Mastering the Inbox as a Spiritual Practice

Earlier today, my email inbox was overflowing like never before. I’m taking this month off (mostly), so I haven’t been checking and responding to email as I normally do. This led to a super full inbox!

When our inboxes are overflowing, we tend to feel some anxiety, and respond in one of a couple ways:

  1. We get overwhelmed and ignore it, allowing it to get even more overflowing, and getting more and more behind on replying to people.
  2. We reply as fast as we can, often a bit frantically, feeling pulled in a zillion directions, and our day becomes swamped in responding to everything.

Do either of these feel familiar? What you’ll notice is that neither of these is particularly helpful, and that they aren’t a joyful, meaningful way to relate to your inbox. You might also notice that how we relate to the inbox is how we relate to a lot of things in our lives.

So what’s another way? What if the inbox could become a spiritual practice, that deepens you into the experience of life?

Let’s explore.

The Spiritual Practice of the Email Inbox

If we think of working through your inbox as a spiritual practice, it transforms your relationship to the activity. Instead of this anxiety-inducing thing that you need to do to not be a crappy person … it becomes a place of exploration and growth.

So what do we mean by spiritual practice? Anything that feels expansive, that touches on a deeper, more meaningful level.

Some places to explore:

  • Could you find joy and wonder in the inbox, instead of it being a place of burden and stress?
  • Could you examine the fears that are having you turn away from each individual email, then breathe and work through each one?
  • Could you make each email a beautiful moment of contemplation, connection, curiosity, or love?
  • Could you practice finding transcendence in each moment of working in your inbox?

As you can see, there’s not just one way to do spiritual practice. These are just a handful of ideas, but you might find what it means for you. However you practice, you’ll be expanding into something different.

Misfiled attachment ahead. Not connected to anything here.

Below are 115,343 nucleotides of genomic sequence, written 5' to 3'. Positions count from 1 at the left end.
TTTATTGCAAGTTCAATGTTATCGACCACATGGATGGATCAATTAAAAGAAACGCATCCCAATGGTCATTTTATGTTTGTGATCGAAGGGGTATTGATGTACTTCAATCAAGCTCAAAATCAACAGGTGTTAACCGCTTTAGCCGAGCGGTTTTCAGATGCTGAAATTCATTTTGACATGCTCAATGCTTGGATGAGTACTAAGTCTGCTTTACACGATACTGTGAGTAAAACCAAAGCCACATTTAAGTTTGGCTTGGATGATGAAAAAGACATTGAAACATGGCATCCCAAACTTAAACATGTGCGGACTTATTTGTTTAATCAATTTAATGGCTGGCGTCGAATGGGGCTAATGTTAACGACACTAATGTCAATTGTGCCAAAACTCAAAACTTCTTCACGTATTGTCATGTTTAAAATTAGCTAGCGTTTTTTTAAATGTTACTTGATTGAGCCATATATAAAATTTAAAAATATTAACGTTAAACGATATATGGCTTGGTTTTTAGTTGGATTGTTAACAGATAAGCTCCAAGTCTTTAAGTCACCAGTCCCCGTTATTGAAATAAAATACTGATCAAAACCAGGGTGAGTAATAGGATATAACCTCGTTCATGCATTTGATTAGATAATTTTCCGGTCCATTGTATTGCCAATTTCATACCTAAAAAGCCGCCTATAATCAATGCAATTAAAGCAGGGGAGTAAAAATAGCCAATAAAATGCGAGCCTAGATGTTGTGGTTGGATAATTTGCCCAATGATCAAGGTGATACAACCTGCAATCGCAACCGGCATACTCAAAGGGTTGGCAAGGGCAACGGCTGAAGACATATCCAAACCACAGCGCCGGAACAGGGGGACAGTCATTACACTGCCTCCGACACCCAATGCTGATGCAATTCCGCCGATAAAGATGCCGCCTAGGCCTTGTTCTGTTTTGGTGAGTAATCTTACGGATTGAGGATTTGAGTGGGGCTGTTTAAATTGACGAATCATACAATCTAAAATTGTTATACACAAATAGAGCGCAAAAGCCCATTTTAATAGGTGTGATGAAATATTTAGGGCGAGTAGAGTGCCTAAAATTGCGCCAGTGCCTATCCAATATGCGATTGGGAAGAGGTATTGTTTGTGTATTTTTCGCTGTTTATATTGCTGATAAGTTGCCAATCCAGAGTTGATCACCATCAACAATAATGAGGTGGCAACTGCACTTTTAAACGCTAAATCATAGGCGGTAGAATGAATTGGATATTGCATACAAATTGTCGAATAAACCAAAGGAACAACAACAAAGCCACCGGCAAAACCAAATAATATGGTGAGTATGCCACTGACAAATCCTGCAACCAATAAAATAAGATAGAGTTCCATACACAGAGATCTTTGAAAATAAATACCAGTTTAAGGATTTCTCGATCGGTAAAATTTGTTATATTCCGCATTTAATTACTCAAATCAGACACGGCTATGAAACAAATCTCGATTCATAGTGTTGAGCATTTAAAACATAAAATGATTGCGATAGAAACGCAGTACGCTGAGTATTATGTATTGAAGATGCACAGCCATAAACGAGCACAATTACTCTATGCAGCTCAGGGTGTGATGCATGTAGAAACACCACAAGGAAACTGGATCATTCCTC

Inbox Mastery Practice

Let’s talk about the mechanics of working through your inbox. Let’s say you have a full inbox, overflowing like mine was.

To start, let’s move through it in a methodical fashion. I recommend going through your whole inbox in several passes:

  1. First pass: Go through all your emails quickly, deleting or archiving the ones that you don’t need to respond to. I call these “Level 1” emails —these are all emails that are spam, newsletters you don’t care about, notifications, etc. Get them out. I have keyboard shortcuts turned on for my Gmail, so I can go through the whole inbox in a minute, pressing “j” to go to the next email (if I want to keep an email in the inbox), or “e” to archive the email (if it’s a Level 1 email to remove from the inbox).
  2. Second pass: In this pass, you’re going to respond to every email that only needs a quick reply — I call these Level 2 emails. For me, this takes about 5-10 minutes. If an email only needs a reply of a paragraph or less, I reply to it immediately in this second pass. If an email needs more time (Level 3 emails), I skip over it. When I do these quick replies, I send the reply and archive the email to get it out.